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About us

The Hong Kong Association of Gerontology, founded in 1986 by a group of professionals including geriatricians, nurses, social workers.  physiotherapists, occupational therapists, clinical psychologists and  academics,  was set up with the following objectives:

  • Establish links with gerontology organizations outside Hong Kong  to promote mutual understanding and cooperation;

  • Promote concern on elderly services through cooperation with  other sectors in Hong Kong;

  • Promote development of elderly services in Hong Kong to improve quality of life among elderly people;

  • Promote development of research in gerontology;

  • Promote training and education in gerontology to enhance the quality  of elderly services;




Dr. Edward M.F. Leung

Consultant Geriatrician, Department of Medicine and Geriatrics, United Christian Hospital

Vice President

Dr. Raymond Ngan

Associate Professor, Department of Applied Social Studies, City University of Hong Kong

Hon. Secretary Ms. Carmen Ng Deputy Director, Senior Citizen Home Safety Association

Hon. Treasurer

Ms. Katie S.P. Ng

Occupational Therapist, Elderly Health Service, Department of Health


Prof. Diana T.F. Lee

Assistant Dean, Faculty of Medicine, Chinese University of Hong Kong


Ms. Eleanor Y.L. Kam

District Co-ordinator (Eastern/Central and Western), Tung Wah Group of Hospitals


Dr. Bernard M.H. Kong

Consultant, Department of Medicine, Pamela Youde Nethersole Eastern Hospital


Dr. Angela Y.M. Leung

Assistant Professor, Department of Nursing Studies, The University of Hong Kong


Dr. Chan Wai Chi

Senior Medical Officer, Castle Peak Hospital

Member Mr. Wilson Chan Centre Supervisor, NT West Community Rehabilitation Day Centre, The Neighbourhood Advice-Action Council
Ex-official Member Ms. Rosanna Liu Nurse Consultant in Gerontological Nursing, Hong Kong Association of Gerontology

Co-opt Member

Prof. Alice M.L. Chong

Associate Dean, Faculty of Humanities & Social Science, City University of Hong Kong

Co-opt Member Mrs. Victoria Kwok Director, Social Services Department, Salvation Army
Co-opt Member Dr. Vivian W.Y. Lee Associate Professor, School of Pharmacy, Faculty of Medicine, The Chinese University of Hong Kong

Co-opt Member

Dr. Paul T.M. Shea

Specialist in Geriatric Medicine

Co-opt Member

Dr. Mimi Tse

Assistant Professor, School of Nursing, hong Kong Polytechnic University


Policy Statements on Care for the Elderly

Summary of Policy Proposal on Elderly Care 

  1. Enhancement of positive attitude on elderly people by the necessary policy stand.

  2. Services should be provided to all elderly people irrespective of their background.

  3. Enhancement of community care.

  4. Age specific planning ratio should be used for planning of elderly services.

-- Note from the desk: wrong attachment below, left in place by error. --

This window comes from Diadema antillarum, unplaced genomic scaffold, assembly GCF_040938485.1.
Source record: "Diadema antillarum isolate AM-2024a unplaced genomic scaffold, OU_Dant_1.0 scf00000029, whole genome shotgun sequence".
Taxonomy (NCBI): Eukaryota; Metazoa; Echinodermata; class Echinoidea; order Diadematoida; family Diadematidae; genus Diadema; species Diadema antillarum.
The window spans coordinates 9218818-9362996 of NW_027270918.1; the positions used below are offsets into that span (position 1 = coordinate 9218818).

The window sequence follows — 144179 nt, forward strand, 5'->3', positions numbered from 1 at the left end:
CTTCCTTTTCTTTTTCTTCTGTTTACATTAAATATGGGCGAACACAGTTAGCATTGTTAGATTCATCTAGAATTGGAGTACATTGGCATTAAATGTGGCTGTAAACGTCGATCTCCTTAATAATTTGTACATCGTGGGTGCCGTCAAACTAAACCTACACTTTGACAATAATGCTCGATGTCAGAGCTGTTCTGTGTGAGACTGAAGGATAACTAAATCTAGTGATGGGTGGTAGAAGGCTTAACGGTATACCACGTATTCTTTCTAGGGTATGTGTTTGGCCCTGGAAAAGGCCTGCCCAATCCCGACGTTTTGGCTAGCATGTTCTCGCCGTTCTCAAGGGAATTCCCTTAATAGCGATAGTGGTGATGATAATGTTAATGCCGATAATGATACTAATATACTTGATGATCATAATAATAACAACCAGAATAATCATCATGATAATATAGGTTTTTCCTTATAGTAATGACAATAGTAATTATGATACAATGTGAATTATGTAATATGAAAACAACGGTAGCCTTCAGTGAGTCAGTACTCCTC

5. Support of family caregivers should be given high priority in service provision.

  6. A comprehensive range of services including income security, health protection, medical care. community care, residential care and re-employment should be developed for elderly people.

  7. Coordination and integration of policy and services both in Central Government Level and District Level with the creation of Elderly Commission and District Coordinating Committees. 

Recommendations for further improvement in Elderly Policy

  1. It is proposed that service targets should include family/carers of the elderly and conscious establishment of community support networks for the elderly, e.g. neighbours and distant relatives; more emphasis on supportive, preventive and developmental services.

  2. A better coordination in government planning is required. The programme plan for elderly people should be reactivated. Resources should be allocated to agencies which provide services directly to the elderly people in need instead of for different departments. The Elderly Commission set up by the government should invite representatives from Government, non-government organizations and professionals to join this committee. The Commission should monitor the progress of the elderly services programme plan and provide insight into improvements of elderly care in Hong Kong.

  3. A district/local elderly services coordination machinery be established; service units/organizations be given greater flexibility and autonomy both in resource deployment and adjustment of service delivery models to meet changing needs of the elderly and their family/carers.

  4. There should be frequent exploration and discussions on the situations of elderly population in Hong Kong.

  5. Elderly groups and family/carers should have the opportunity to participate in decisions affecting their welfare.